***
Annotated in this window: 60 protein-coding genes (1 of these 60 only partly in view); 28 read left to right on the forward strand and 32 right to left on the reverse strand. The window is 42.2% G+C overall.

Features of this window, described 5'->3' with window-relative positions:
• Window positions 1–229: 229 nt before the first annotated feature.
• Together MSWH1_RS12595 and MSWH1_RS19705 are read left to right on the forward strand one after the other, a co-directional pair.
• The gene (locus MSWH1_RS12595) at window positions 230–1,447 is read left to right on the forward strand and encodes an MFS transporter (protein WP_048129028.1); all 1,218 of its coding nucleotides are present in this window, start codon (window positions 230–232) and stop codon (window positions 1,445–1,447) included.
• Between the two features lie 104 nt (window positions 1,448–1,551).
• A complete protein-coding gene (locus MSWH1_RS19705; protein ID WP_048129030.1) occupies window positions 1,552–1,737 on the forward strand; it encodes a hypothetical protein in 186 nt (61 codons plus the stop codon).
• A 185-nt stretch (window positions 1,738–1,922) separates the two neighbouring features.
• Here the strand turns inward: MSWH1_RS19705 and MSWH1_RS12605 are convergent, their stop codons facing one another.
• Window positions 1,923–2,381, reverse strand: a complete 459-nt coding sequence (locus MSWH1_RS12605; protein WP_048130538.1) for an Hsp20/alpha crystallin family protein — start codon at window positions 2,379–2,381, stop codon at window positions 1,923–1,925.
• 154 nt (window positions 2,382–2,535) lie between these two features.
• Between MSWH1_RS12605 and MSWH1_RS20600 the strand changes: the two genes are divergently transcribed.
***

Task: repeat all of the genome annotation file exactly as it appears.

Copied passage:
Annotated in this window: 60 protein-coding genes (1 of these 60 only partly in view); 28 read left to right on the forward strand and 32 right to left on the reverse strand. The window is 42.2% G+C overall.

Features of this window, described 5'->3' with window-relative positions:
• Window positions 1–229: 229 nt before the first annotated feature.
• Together MSWH1_RS12595 and MSWH1_RS19705 are read left to right on the forward strand one after the other, a co-directional pair.
• The gene (locus MSWH1_RS12595) at window positions 230–1,447 is read left to right on the forward strand and encodes an MFS transporter (protein WP_048129028.1); all 1,218 of its coding nucleotides are present in this window, start codon (window positions 230–232) and stop codon (window positions 1,445–1,447) included.
• Between the two features lie 104 nt (window positions 1,448–1,551).
• A complete protein-coding gene (locus MSWH1_RS19705; protein ID WP_048129030.1) occupies window positions 1,552–1,737 on the forward strand; it encodes a hypothetical protein in 186 nt (61 codons plus the stop codon).
• A 185-nt stretch (window positions 1,738–1,922) separates the two neighbouring features.
• Here the strand turns inward: MSWH1_RS19705 and MSWH1_RS12605 are convergent, their stop codons facing one another.
• Window positions 1,923–2,381, reverse strand: a complete 459-nt coding sequence (locus MSWH1_RS12605; protein WP_048130538.1) for an Hsp20/alpha crystallin family protein — start codon at window positions 2,379–2,381, stop codon at window positions 1,923–1,925.
• 154 nt (window positions 2,382–2,535) lie between these two features.
• Between MSWH1_RS12605 and MSWH1_RS20600 the strand changes: the two genes are divergently transcribed.